“With 360 degrees of awareness, the self-driving cars are gaining new insights into dangerous driving behaviors, including drifting lanes and red light running,” reports ABC News digital reporter Alyssa Newcomb.

The fascinating aspect to the project is that 20 self-driving cars has gathered an estimated 100,000 miles driving in urban areas.

Google Expands Chrome-Based Empire With Portable Stick That Can Turn Nearly Any TV Into a Computer

After celebrating four years of Chromebook success and experiencing the rising popularity of Chromecast, Google has unveiled another device that could add to its Chrome-centric tech takeover.

Google recently announced the release of the Asus Chromebit, a device that adds a new level to portability when it comes to computers.

The small, sleek dongle has the ability to turn nearly any TV screen into a fully-functioning computer, and it will cost consumers less than $100.

This differs from Google’s Chromecast, which is anchored in useful apps as opposed to providing full browser-based computer capabilities.

To be clear, the Chromebit is many things — convenient, stylish, affordable and impressive overall — but it wouldn’t quite make the cut as being innovative.

Google is a tad bit late to the computer-in-my-pocket party after Intel announced its Intel Computer Stick back in January. Not to mention China-based companies have been pushing out Android HMDI dongle-computers for almost a year now.

The Intel and China-based versions of the devices boast Windows 8.1 operating systems and Rockchip RK3288 processors, respectively.

Google, after already utilizing the same Rockchip processors for its Chromebook, will continue to hold on to its Rockchip ties while adding a list of additional, impressive features.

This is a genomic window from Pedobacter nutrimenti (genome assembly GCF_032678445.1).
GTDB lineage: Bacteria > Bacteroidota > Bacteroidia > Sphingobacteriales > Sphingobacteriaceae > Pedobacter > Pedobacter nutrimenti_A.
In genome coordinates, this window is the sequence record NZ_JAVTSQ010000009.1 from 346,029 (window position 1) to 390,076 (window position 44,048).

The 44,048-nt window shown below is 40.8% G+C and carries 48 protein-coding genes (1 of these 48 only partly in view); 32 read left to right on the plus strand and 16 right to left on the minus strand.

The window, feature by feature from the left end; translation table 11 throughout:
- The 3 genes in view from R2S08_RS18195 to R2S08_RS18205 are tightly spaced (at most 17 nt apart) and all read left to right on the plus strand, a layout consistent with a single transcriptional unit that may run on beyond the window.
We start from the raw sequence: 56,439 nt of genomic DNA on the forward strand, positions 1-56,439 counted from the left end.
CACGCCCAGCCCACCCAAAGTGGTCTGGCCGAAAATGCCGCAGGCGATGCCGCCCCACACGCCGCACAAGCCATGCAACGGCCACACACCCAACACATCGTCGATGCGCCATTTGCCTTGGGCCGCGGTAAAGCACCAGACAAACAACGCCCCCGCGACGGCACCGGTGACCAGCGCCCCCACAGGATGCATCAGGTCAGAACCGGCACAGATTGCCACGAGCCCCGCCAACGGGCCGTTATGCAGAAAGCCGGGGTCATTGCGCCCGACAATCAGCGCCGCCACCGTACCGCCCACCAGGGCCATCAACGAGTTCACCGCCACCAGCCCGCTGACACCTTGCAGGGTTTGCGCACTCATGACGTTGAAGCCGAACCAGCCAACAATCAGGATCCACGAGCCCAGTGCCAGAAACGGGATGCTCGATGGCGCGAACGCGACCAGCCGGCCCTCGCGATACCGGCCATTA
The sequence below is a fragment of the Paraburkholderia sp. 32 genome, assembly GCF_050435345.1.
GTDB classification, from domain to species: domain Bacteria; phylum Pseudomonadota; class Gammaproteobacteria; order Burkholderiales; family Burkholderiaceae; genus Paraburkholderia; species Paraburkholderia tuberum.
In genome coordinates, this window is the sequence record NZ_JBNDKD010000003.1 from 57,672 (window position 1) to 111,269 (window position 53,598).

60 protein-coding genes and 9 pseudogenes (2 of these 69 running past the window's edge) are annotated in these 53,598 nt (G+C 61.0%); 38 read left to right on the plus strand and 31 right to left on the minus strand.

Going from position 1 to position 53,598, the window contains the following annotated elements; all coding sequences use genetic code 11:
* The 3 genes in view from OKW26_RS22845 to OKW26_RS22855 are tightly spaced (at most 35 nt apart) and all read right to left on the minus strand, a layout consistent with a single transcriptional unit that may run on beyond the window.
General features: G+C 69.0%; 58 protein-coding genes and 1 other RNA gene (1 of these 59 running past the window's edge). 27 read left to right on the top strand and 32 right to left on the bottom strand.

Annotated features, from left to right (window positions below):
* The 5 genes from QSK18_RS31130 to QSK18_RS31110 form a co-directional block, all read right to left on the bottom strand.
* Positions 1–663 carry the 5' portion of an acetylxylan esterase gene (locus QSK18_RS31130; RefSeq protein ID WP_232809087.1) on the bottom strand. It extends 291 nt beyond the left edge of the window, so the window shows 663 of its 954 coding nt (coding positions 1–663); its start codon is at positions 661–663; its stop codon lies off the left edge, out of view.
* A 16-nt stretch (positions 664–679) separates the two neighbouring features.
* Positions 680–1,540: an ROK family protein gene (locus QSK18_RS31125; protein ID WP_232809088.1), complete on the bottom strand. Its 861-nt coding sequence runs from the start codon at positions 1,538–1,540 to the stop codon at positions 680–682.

“In addition to your Rockship RK3288 (with quad-core Mali 760 graphics) you get 2GB of RAM, 16GB of solid state storage, 2×2 dual-band 802.11ac WiFi, Bluetooth 4.0, and a single full-size USB 2.0 port on one end,” Gizmodo reports.

While Google may have lagged slightly behind its competitors when it comes to the new dongles, the tech giant dealt with its tardiness in its usual ways — be fashionably late.

Of all the dongle-computers being introduced to consumers, Chromebit is the most aesthetically pleasing.

It comes in three different colors and flaunts a sleek, functional design that even Intel missed the mark on.

The Chromebit boasts a swivel design that ensures users can plug the device into any HDMI socket without much fuss or stress.

It’s also priced much lower than its Intel rival, which touts a price tag of roughly $150.

The new device is slated to hit shelves this summer and is sure to be followed by a host of other tech giants tossing their own dongle-computers into the ring.

Perhaps this tech battle will heed more impressive competitors than the much-hyped and quickly dismissed battle of the smartwatches.

6 Tech Giants That Signed Fat Checks to Help Black Students in STEM but Still Lack Diversity in Their Own Companies



Google has consistently donated to a variety of different causes aimed at boosting diversity in the tech space, including the Black Girls Code initiative. Google donated $190,000 to the initiative in 2014 but never did much for increasing diversity in its own staff. That same year, Google’s diversity report revealed that roughly 79 percent of the tech giant’s staff across the globe was male. Only about 2 percent of the staff was Black.

8 Incredible Google Projects You Might Not Know About


Google Earth Flight Simulator

The Google Earth Flight Simulator is the latest version of Google Earth. It allows users to view 3-D models of natural landmarks, like mountains, and urban areas all through the lens of a virtual plane. The feature arrived last year, but many people are unaware of it. To activate the flight simulator, users must download Google Earth and press CTRL + Option + A to activate it.


Space Elevator

Google’s research lab Google X has been developing a space elevator capable of transporting people above the Earth. The elevator will be made of the hardest substance on Earth in the form of carbon nanotubes. These would support the elevator. It is likely a project like this will not become a reality until around 2025.